SACRAMENTO — Thirty-two youth from the O.H. Close Youth Correctional Facility in Stockton today received a high school diploma or GED in a significant step toward their rehabilitation. Another 52 youth graduated from the adjoining N.A.Chaderjian Youth Correctional Facility one week ago.
Ms. Boss, a resident of Ripon, taught math at the school from its opening in 1965 until her retirement in the early 1970s. She continued as a substitute teacher and volunteer mentor until 2001, capping nearly 40 years of involvement with the school, which was named in her honor in 1997. At the age of 93, she was named the oldest active teacher in the nation before her final retirement.
“A high school education is critical for youthful offenders to build successful lives as they prepare to return to their communities,” said Rachel Rios, Director of Juvenile Justice. “An education opens doors for our youth to have more opportunities to turn their lives around and become productive members of society,” said Rios. “Those opportunities reduce recidivism, which improves public safety.”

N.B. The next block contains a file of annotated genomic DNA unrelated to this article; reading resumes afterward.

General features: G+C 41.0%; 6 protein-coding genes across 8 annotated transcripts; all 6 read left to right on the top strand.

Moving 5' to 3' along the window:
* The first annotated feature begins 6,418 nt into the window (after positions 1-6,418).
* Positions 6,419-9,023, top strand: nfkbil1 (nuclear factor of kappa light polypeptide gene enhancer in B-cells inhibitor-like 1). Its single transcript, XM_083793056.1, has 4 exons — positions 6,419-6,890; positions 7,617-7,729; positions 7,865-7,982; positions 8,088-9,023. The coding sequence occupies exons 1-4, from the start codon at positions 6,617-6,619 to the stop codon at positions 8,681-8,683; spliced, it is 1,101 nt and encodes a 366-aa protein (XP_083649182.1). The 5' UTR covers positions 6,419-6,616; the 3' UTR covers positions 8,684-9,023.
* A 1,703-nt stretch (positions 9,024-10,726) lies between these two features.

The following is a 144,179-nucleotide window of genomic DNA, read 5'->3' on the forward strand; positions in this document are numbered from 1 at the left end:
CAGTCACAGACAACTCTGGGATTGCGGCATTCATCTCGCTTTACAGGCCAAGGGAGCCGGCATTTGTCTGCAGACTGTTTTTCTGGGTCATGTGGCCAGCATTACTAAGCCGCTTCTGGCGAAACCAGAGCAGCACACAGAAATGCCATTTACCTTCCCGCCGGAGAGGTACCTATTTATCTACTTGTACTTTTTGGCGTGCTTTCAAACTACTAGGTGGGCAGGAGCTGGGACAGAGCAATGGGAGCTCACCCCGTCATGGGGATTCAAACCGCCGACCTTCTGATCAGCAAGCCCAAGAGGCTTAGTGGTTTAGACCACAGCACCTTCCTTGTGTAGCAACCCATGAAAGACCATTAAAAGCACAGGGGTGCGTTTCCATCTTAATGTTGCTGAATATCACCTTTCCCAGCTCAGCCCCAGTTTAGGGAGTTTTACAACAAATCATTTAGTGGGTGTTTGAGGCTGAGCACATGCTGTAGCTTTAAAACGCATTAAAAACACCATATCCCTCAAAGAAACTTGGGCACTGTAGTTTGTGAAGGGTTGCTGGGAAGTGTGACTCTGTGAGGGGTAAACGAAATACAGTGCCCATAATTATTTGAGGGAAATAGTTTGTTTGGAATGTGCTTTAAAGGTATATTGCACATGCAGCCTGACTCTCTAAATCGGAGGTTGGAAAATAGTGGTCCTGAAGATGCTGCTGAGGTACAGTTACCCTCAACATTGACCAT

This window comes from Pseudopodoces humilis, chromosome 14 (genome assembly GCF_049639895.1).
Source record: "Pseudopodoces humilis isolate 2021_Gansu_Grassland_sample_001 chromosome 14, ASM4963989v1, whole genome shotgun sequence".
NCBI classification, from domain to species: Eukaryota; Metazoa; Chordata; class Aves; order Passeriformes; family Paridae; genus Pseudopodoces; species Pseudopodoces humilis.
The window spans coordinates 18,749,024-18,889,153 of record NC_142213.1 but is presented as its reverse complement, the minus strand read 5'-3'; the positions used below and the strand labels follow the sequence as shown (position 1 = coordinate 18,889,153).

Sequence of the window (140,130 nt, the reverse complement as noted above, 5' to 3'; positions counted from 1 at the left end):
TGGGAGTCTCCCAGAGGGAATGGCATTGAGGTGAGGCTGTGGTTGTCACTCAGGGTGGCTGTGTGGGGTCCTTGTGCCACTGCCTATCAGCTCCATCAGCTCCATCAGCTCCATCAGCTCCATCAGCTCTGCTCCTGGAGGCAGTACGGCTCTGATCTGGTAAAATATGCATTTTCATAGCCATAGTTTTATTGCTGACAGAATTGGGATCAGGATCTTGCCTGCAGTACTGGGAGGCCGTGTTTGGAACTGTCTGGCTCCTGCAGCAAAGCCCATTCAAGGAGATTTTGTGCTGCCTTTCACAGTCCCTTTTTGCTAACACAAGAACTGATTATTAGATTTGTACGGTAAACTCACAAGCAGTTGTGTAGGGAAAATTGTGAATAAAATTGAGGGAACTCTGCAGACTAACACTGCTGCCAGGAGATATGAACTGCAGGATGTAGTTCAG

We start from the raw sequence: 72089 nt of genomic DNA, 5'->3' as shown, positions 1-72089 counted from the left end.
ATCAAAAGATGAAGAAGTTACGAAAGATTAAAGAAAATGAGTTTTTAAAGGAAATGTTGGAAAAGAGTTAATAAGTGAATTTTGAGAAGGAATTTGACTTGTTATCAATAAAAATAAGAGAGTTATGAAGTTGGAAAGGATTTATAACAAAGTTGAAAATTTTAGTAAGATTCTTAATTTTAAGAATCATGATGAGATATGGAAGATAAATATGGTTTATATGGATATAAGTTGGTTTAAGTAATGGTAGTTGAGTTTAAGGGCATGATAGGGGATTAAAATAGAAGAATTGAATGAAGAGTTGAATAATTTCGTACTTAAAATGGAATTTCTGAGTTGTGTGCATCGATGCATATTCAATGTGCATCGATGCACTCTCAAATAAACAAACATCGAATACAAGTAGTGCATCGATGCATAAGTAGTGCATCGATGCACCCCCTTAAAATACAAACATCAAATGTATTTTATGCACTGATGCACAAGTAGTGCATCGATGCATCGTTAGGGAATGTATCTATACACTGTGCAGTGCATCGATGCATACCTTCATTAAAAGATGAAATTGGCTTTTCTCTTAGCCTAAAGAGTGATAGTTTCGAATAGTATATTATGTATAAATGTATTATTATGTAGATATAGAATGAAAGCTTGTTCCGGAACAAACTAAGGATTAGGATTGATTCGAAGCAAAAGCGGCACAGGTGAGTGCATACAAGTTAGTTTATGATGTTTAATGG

The graduation also was an opportunity for the youth to share their success with family members, many of whom attended the ceremony, reflecting the importance of family involvement in the state’s juvenile justice programs.
The Division of Juvenile Justice (DJJ) operates a network of high schools that meet California curriculum standards, ensuring that youth receive the same education they would receive in their communities, including special education. Those standards require youth to be in classrooms for the state-mandated 240 minutes a day, 210 days a year. The schools also are accredited by the Western Association of Schools and Colleges.
The educational needs of each youth are assessed when they are committed to the DJJ. Youth are enrolled in a curriculum to receive a high school diploma, or a GED for those who are not expected to remain at DJJ long enough to earn a diploma, ensuring that every youth receives a high school education before being discharged.
Since March 2005, when DJJ adopted a remedial plan for education, approximately 5,716 youth have achieved some level of academic performance, from a high school diploma or GED, to enrollment in vocational or continuing education classes. That represents a 300 percent increase over previous years, despite a significant decline in the number of youth committed to the DJJ by the courts.
In addition, approximately 50 percent of eligible youth have enrolled in college classes, taking advantage of long-distance classes offered by Coastline College.
More information regarding DJJ programs is available at http://www.cdcr.ca.gov/Juvenile_Justice/index.html